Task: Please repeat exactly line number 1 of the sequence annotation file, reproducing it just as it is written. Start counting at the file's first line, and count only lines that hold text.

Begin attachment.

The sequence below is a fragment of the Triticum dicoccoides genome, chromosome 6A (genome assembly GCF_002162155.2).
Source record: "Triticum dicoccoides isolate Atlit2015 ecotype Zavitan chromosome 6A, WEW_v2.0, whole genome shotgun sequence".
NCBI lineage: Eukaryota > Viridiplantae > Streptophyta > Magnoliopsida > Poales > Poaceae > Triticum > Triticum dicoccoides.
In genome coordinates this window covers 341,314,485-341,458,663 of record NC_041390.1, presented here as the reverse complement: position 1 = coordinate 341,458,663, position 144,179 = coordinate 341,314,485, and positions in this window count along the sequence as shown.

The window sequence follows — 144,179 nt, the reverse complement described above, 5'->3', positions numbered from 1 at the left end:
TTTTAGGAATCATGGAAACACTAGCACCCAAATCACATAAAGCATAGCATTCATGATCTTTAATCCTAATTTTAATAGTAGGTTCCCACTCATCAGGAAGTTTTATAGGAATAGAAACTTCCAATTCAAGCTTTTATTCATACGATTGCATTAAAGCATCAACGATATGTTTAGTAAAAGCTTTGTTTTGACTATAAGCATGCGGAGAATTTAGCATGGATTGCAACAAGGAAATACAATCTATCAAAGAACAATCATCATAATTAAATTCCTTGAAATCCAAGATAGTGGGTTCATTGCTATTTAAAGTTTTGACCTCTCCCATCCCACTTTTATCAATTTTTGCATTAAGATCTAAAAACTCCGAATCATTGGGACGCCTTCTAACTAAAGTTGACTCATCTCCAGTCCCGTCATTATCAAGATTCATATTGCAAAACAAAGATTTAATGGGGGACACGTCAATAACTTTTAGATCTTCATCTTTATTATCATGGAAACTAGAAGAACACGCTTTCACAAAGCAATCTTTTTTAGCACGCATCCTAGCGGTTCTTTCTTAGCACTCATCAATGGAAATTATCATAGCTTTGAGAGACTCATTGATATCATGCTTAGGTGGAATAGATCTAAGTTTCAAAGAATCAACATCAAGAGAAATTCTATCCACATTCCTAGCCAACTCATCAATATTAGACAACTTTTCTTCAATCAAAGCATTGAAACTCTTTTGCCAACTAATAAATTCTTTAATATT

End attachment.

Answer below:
The sequence below is a fragment of the Triticum dicoccoides genome, chromosome 6A (genome assembly GCF_002162155.2).